SA What would you like to see more of when it comes to the women’s riding world?
JL Honestly? Less pink gear. Kidding! (sort of). Really, though, I think the gear manufacturers are all male-dominated, and think they know what women riders want, based on limited research and old ways of thinking. I would like to see more variety in gear, but I realize that requires more women riders to be out there, purchasing gear to justify the volume it would take to give us the same variety men enjoy in their gear choices.
SA What gets you out of bed in the morning?
JL My alarm. Connecting with the people I love. Doing the things I enjoy. Trying to make the most of my life, if for no other reason than to show gratitude for life itself and all the opportunities I’ve been given.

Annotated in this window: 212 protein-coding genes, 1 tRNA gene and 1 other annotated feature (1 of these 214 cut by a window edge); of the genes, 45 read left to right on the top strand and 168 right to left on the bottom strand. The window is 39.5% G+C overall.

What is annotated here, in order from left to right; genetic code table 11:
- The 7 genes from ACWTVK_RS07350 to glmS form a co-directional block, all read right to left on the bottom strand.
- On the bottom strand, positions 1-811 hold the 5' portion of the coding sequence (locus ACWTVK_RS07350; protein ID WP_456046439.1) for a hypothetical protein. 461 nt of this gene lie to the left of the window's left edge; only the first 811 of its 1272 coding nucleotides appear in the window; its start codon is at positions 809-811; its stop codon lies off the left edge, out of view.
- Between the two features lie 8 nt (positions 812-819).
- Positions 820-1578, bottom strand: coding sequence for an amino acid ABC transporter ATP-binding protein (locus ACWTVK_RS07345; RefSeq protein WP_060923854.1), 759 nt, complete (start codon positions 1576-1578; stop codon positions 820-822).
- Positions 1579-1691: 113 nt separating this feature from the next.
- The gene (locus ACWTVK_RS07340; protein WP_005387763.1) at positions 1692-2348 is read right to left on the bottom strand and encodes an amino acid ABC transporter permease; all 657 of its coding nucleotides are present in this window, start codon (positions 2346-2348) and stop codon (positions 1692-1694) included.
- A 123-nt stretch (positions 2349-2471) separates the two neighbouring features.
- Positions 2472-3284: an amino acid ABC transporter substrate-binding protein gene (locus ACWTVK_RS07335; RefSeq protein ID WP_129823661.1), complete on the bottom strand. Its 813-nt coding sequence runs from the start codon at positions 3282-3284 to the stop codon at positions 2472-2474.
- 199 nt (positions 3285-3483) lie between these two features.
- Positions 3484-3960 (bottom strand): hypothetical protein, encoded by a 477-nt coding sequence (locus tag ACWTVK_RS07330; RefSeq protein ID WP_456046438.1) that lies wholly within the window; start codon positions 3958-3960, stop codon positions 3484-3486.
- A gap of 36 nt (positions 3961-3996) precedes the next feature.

SA If you could ride anywhere next year, where would it be and why?
JL I would love to ride around New Zealand. I’ve never been there, and keep seeing photos, and hearing about what a beautiful country it is. Combining that with one of my favorite forms of travel sounds heavenly.
SA What was your worst day on a motorcycle?
JL My worst day on a motorcycle has also become my favorite motorcycle trip story. It was my first year of motorcycling; in fact, it was within 2 months of getting my license. My ex-husband, our friend Marck, and I were doing what would become an annual trip from Santa Barbara to San Francisco via Hwy 1, in the first week of April. If you know anything about the weather along the coast and up north towards the Bay Area that time of year, you know that’s a sketchy venture.